My Experience of Using the Leica SL (Typ 601)

This is my take on the Leica SL, the new world it created within the Leica ecosystem, how I used it and why I left it behind.

The Leica SL (Typ 601) is a 24 megapixel full-frame mirrorless interchangeable-lens camera introduced by Leica in October 2015. It is a L-mount camera that natively supports both SL and TL lenses from Leica as well as any L-mount lenses from other vendors of the L-Mount Alliance (Leica, Sigma, Panasonic). Also, it supports literally all Leica lenses ever made through use of adapters for M-Mount, R-Mount, S-Mount and even Leica CINE lenses. More importantly, it is Leica’s first full-frame mirrorless system with autofocus and promoted as a weather sealed camera system for professional applications.

A New World

At the time and to some degree even today, the SL felt like a new world within the Leica ecosystem that addressed many needs of professional photographers and somewhat represented a natural evolution of the R-System (Leica’s discontinued analog SLR series), at least on a conceptual level. As Leica never entered the DSLR market (apart from the digital module for the Leica R8 and R9 called DMR, making the R system the only hybrid analog digital SLR system that ever existed), the SL felt like a step into that direction, but with a modern and long term perspective in mind.

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Leica SL (Typ 601) with Leica Vario-Elmarit-SL 1:2.8–4/24–90 ASPH.

Leica SL (Typ 601) in 2020

Even though I believe that 24 megapixel are more than enough even for professional applications (apart from medium format photography for fashion etc.), it was an interesting revelation that the new lens system would take a similar approach as the M system, where literally every lens ever made is still good to go on the latest M-system cameras. As higher resolutions, such as 47 megapixels on the Leica SL2 or M10 Monochrome, come at the cost of more noise in higher ISO images, I believe that 24 megapixel will remain an established standard for quite some time.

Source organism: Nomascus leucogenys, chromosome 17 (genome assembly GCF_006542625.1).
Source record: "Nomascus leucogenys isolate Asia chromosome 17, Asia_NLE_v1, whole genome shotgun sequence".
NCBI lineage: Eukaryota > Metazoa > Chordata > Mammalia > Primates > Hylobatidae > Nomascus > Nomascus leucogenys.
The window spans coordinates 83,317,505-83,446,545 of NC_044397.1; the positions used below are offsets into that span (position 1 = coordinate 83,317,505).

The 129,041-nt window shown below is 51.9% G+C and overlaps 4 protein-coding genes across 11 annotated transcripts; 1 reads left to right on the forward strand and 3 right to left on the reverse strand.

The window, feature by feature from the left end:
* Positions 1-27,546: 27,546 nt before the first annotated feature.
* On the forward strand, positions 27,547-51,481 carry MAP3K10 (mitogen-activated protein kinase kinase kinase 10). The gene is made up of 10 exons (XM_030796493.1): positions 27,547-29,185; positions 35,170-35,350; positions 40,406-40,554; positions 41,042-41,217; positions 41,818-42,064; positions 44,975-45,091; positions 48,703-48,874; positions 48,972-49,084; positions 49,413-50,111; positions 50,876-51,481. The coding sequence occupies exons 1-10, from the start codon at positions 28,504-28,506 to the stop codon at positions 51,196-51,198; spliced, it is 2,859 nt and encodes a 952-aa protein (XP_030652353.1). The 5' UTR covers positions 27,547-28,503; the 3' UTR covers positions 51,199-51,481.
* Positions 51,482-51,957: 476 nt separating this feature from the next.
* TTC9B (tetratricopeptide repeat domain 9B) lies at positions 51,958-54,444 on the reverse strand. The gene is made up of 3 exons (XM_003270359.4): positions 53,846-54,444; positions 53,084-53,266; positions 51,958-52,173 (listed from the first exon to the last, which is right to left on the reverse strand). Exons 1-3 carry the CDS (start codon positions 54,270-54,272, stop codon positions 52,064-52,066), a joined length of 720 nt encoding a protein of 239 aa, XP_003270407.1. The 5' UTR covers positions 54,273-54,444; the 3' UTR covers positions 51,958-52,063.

Leica SL EyeRes ViewFinder

As I have always been sceptic about electronic viewfinders, I was and still am most impressed with the EVF on the Leica SL. It offers 0.8x magnification with an incredible amount of 4.4 million dots. Even though now surpassed by Panasonic S1 or Leica SL2, I felt that this was the best electronic viewfinder I have ever used and despite the SLs age, it is still among the best even today in my opinion. In fact, for me it was the only electronic viewfinder that didn’t feel like a considerable setback compared to optical viewfinders. Resolution, angle of view and the refresh rate of the viewfinder should exceed the human eye’s ability and for sure it was enough for me to feel like a natural way of looking at the scene through the lens.

Leica L-Mount

Since lens options were a bit limited at the beginning, the most prominent lens certainly was the Leica Vario-Elmarit-SL 1:2.8–4/24–90 ASPH, the systems equivalent to a standard zoom lens that was introduced with the camera back in 2015. In fact, it was the only lens available at the time the camera was released. Despite the somewhat unappealing specs of being a f2.8–4 lens, it certainly is the best zoom lens with autofocus I have ever used.